"Fascinating": Towards the Deeper Meaning of Words

Words like "fascinating" are often mere impressions of their original meaning and it's up to classical educators to breathe life back into them
Apr 17, 2017

We often misuse words. Over time, the pictures and meanings of a word are slowly 'petrified,' and turn into just a sort of impression of the original. Instead of calling to mind a picture, they simply dwell in the realm of abstraction and a vague, contextual-based understanding of its meaning. The life-blood of the image is gone.

One example of this is the word “fascinating."

The primary way that this word is used today is "to draw irresistibly the attention and interest of (someone)." I have noticed my own tendency to conflate the word "fascinating" with the word "interesting," but there are implications in the former word that distance it from being synonymous with just anything that draws one's attention. As with so much of our language, the spiritual assumptions and implications implicit in the word have been trimmed away, leaving us with purely materialistic understandings of ancient ideas that once brimmed and bubbled with mystical meaning. 

As with so much of our language, the spiritual assumptions and implications implicit in the word have been trimmed away

The etymological roots of the word "fascinating" speak of magic, sorcery, and enchantment. To be fascinated means to be under a spell. There is a tension present in this word, for to be fascinated is to be simultaneously under the influence of two opposite impulses: attraction and repulsion. To be fascinated means to be (supernaturally) drawn towards something which you are also horrified by. 

Perhaps a good example of this would be the story we get in Plato's Republic:

"I once heard something that I trust. Leontius, the son of Aglaion, was going up from the Piraeus under the outside of the North Wall when he noticed corpses lying by the public executioner. He desired to look, but at the same time he was disgusted and made himself turn away; for a while he struggled and covered his face. But finally, overpowered by the desire, he opened his eyes wide, ran toward the corpses and said, 'Look, you damned wretches, take your fill of the fair sight.' “

This is a good start: in passing by the corpses, Leontius could rightly be said to have been fascinated by them. The internal struggle shows the existence of two contrary desires, one of which must master the other.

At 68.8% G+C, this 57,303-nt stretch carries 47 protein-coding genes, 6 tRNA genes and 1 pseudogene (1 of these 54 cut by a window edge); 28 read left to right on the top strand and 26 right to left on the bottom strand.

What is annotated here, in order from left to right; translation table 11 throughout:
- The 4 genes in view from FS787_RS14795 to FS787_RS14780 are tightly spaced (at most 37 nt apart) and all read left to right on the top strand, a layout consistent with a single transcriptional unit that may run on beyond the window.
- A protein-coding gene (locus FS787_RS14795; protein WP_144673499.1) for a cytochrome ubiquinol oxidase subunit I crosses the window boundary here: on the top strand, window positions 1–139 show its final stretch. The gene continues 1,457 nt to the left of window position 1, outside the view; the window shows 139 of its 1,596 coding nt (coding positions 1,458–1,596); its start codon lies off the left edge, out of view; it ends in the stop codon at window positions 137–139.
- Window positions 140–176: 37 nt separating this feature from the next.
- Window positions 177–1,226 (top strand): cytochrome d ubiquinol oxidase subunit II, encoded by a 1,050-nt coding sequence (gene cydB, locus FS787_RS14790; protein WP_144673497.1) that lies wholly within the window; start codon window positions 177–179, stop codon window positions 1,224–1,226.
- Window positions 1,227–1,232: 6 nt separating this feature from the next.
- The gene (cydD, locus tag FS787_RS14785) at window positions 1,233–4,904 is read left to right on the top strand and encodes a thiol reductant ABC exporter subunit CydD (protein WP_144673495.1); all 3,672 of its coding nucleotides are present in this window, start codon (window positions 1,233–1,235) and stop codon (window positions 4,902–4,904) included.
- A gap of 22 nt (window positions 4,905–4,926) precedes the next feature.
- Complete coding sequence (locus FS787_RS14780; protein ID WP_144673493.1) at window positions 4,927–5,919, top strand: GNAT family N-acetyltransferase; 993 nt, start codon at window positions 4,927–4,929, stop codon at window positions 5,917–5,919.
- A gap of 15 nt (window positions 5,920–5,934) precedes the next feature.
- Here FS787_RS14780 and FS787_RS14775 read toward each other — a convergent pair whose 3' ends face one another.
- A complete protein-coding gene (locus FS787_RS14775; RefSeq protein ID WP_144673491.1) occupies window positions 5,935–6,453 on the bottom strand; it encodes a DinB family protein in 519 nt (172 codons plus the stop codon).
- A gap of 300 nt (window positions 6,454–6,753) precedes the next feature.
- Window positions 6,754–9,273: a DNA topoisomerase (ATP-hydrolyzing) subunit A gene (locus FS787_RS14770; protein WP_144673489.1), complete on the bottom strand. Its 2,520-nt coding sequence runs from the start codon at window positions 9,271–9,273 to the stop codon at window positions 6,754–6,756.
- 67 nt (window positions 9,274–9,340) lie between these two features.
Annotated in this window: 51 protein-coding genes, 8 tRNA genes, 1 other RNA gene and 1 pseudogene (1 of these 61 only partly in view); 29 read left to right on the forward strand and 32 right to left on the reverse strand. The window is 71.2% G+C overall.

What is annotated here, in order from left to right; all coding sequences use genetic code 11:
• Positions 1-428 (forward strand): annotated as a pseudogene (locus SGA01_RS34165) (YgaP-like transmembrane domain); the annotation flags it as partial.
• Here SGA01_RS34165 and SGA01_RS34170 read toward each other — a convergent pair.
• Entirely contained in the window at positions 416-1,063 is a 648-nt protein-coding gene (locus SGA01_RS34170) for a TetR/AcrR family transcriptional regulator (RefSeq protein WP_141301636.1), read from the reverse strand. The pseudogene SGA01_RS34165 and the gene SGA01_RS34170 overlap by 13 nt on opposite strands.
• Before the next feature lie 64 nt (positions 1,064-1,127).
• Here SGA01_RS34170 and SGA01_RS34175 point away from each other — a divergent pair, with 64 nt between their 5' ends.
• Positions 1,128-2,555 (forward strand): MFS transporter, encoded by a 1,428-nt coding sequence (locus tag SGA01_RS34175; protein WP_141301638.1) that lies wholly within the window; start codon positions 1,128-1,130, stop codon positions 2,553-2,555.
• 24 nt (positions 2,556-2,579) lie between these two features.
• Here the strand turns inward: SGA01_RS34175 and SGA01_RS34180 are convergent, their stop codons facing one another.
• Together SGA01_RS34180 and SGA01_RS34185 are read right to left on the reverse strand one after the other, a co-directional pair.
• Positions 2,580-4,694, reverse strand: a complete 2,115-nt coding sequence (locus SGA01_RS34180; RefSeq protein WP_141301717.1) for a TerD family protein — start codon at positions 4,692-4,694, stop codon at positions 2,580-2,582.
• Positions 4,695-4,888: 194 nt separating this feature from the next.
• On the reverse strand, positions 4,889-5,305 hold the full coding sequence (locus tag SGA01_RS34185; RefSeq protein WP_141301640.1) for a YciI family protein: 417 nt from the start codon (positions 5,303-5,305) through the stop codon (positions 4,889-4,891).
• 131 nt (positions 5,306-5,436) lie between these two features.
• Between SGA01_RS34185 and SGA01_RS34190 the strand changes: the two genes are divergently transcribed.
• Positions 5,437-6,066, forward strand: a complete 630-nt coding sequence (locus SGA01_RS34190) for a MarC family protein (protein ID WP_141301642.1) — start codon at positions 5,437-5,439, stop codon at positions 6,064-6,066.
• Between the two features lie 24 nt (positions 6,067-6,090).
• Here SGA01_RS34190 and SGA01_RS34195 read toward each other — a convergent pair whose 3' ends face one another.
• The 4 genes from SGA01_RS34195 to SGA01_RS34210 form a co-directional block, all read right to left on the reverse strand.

Another great place for examples of fascination is Joseph Conrad's Heart of Darkness; it is woven through much of the plot and deeply a part of the main characters. Early in the story, the narrator recalls his experience of looking at a map of Africa one day:

"...there was in it one river especially, a mighty big river, that you could see on the map, resembling an immense snake uncoiled, with its head in the sea, its body at rest curving afar over a vast country, and its tail lost in the depths of the land. And as I looked at the map of it in a shop window, it fascinated me as a snake would a bird--a silly little bird." 

Here Conrad is breathing life back into the old meaning of the word, and his metaphor of the river being like a snake that charms him draws upon some very interesting lore involving the process of mesmerizing. 

It has long been said that the eyes can possess a kind of supernatural or spiritual power over others (giving someone the 'evil eye' didn't used to just mean a dirty look, it was actually a way of calling down a supernatural curse upon someone). I hear that animal tamers who work with dangerous creatures rely very heavily on the power of fixed eye contact in order to control the animals they are working with. But snakes, in particular, have a notorious reputation for having a particularly hypnotic gaze. Some stories tell of rabbits (or even dogs) caught in the mesmerizing gaze of a snake and eventually blacking out or dying when the charm is broken; some stories tell of smaller creatures caught in the gaze of the snake being paralyzed with fear; and some stories tell of the fascinated creature actually crawling helplessly towards their enemy to be killed. Attracted while being repulsed. Pulled (un)willingly towards one's own destruction.

Sin can be fascinating. Eve was probably fascinated (by the serpent). Because evil does not usually show itself unmasked, but rather deceptively takes on forms of beauty and goodness, it can often have the effect on us of being fascinating. When this happens, we are like silly little birds, caught up in a magical power that draws us gradually to our own doom. 

Avoid the gaze of the Serpents.

Joshua Leland

Josh Leland is a humanities teacher at Covenant Classical School in Concord, NC. He earned his BA and MA in English from the University of North Carolina at Charlotte. He and his wife, Rebekah, also a teacher, and their four little children, Ransom, Calvin, Alethea, and Mary, live in Charlotte, NC. [Editor's note: He's also quite a good poet].